1401 Kearns Boulevard Park City, UT 84060 435-649-8882 Camps at the Kimball Art Center are taught by professional, practicing artists with teaching experience, featuring a curriculum vetted to inspire, educate and foster an appreciation for art in all of its forms. From June 8 – August 14, four-day camps are offered for kids ages 3-17 featuring artistic endeavors such as illustration, digital painting, mosaics, watercolor and clay. Classes are offered in the morning and afternoon; please click here for more information and to register.
Various locations around Park City 435-645-5617 Park City School District offers a full summer of courses through their Leisure Learning department, with opportunities ranging from arts and crafts, to coding and babysitter training. The full catalog and class details usually go online at the end of March, and can be found by clicking here, or by emailing Jane Toly at [email protected].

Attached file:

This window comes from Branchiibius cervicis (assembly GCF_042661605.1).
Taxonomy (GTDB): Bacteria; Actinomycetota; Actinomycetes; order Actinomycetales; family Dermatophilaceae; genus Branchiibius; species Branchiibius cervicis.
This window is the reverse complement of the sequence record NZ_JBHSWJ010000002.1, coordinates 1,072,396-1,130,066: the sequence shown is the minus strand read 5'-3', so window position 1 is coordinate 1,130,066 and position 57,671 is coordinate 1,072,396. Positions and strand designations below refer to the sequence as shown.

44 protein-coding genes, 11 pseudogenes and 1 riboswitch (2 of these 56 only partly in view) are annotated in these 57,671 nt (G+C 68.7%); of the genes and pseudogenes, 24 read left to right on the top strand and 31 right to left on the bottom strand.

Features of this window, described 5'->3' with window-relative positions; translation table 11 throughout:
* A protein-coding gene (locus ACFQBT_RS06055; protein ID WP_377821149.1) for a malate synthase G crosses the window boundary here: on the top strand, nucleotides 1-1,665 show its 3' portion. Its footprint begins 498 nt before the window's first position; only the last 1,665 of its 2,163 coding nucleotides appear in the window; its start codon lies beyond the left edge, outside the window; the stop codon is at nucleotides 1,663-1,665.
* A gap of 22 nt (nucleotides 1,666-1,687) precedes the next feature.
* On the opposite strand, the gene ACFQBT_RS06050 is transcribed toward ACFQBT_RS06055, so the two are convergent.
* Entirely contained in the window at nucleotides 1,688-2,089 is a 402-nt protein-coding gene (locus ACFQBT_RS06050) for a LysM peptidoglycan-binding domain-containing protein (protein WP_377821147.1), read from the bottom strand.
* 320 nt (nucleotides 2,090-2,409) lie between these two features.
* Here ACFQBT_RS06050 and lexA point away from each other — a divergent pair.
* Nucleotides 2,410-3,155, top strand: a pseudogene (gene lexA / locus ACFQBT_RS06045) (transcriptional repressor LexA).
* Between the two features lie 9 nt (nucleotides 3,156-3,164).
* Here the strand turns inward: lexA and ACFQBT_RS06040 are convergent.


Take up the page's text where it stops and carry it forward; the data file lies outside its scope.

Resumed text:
301 Wakara Way Salt Lake City, UT 84108 801-581-6927 Kids can experience a Day at the Museum with the Natural History Museum of Utah’s (NHMU) weekly camps, held at NHMU on the University of Utah campus in Salt Lake City. Camps begin the week of June 8, and include trips to nearly locations such as Red Butte Garden, This is the Place, Utah’s Hogle Zoo and Tracy Aviary. A full schedule of camps and age ranges can be found by clicking here. Most camps for younger kids are half-day, while older kids attend from 8:30 a.m. – 4:30 p.m. Registration opened on March 9 to the general public – click here for more information.